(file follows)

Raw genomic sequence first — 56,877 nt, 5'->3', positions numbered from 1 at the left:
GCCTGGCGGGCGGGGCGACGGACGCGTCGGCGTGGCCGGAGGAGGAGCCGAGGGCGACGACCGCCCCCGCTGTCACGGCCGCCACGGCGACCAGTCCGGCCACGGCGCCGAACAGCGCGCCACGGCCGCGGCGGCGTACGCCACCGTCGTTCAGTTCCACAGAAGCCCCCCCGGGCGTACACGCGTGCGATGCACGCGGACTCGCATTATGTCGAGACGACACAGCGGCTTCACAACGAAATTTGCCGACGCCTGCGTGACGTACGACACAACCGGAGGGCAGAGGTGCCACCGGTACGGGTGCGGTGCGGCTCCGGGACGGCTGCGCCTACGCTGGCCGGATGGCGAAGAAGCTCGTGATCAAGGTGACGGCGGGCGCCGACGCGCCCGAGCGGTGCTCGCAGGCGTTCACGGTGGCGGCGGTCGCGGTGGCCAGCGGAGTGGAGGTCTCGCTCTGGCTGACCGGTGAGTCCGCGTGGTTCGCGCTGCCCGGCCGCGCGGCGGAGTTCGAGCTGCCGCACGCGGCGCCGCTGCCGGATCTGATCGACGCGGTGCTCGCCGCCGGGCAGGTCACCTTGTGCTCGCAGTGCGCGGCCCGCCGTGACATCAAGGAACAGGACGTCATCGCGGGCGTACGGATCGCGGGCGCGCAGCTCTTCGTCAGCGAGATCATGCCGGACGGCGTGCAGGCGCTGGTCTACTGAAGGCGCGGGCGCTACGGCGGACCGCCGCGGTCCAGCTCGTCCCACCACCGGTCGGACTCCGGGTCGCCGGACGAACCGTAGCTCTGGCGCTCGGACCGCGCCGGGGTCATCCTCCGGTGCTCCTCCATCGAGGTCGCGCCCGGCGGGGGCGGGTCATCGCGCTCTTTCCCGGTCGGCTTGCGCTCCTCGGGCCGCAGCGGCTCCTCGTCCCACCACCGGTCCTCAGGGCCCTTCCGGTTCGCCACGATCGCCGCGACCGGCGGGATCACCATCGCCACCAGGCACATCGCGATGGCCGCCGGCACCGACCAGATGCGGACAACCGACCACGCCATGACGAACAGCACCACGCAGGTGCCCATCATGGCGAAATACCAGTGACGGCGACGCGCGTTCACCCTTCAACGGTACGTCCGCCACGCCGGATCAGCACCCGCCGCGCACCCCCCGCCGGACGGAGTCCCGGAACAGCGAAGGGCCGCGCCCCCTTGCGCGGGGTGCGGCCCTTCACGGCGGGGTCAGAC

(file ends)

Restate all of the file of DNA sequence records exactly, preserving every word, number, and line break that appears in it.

Raw genomic sequence first — 56,877 nt, 5'->3', positions numbered from 1 at the left:
GCCTGGCGGGCGGGGCGACGGACGCGTCGGCGTGGCCGGAGGAGGAGCCGAGGGCGACGACCGCCCCCGCTGTCACGGCCGCCACGGCGACCAGTCCGGCCACGGCGCCGAACAGCGCGCCACGGCCGCGGCGGCGTACGCCACCGTCGTTCAGTTCCACAGAAGCCCCCCCGGGCGTACACGCGTGCGATGCACGCGGACTCGCATTATGTCGAGACGACACAGCGGCTTCACAACGAAATTTGCCGACGCCTGCGTGACGTACGACACAACCGGAGGGCAGAGGTGCCACCGGTACGGGTGCGGTGCGGCTCCGGGACGGCTGCGCCTACGCTGGCCGGATGGCGAAGAAGCTCGTGATCAAGGTGACGGCGGGCGCCGACGCGCCCGAGCGGTGCTCGCAGGCGTTCACGGTGGCGGCGGTCGCGGTGGCCAGCGGAGTGGAGGTCTCGCTCTGGCTGACCGGTGAGTCCGCGTGGTTCGCGCTGCCCGGCCGCGCGGCGGAGTTCGAGCTGCCGCACGCGGCGCCGCTGCCGGATCTGATCGACGCGGTGCTCGCCGCCGGGCAGGTCACCTTGTGCTCGCAGTGCGCGGCCCGCCGTGACATCAAGGAACAGGACGTCATCGCGGGCGTACGGATCGCGGGCGCGCAGCTCTTCGTCAGCGAGATCATGCCGGACGGCGTGCAGGCGCTGGTCTACTGAAGGCGCGGGCGCTACGGCGGACCGCCGCGGTCCAGCTCGTCCCACCACCGGTCGGACTCCGGGTCGCCGGACGAACCGTAGCTCTGGCGCTCGGACCGCGCCGGGGTCATCCTCCGGTGCTCCTCCATCGAGGTCGCGCCCGGCGGGGGCGGGTCATCGCGCTCTTTCCCGGTCGGCTTGCGCTCCTCGGGCCGCAGCGGCTCCTCGTCCCACCACCGGTCCTCAGGGCCCTTCCGGTTCGCCACGATCGCCGCGACCGGCGGGATCACCATCGCCACCAGGCACATCGCGATGGCCGCCGGCACCGACCAGATGCGGACAACCGACCACGCCATGACGAACAGCACCACGCAGGTGCCCATCATGGCGAAATACCAGTGACGGCGACGCGCGTTCACCCTTCAACGGTACGTCCGCCACGCCGGATCAGCACCCGCCGCGCACCCCCCGCCGGACGGAGTCCCGGAACAGCGAAGGGCCGCGCCCCCTTGCGCGGGGTGCGGCCCTTCACGGCGGGGTCAGAC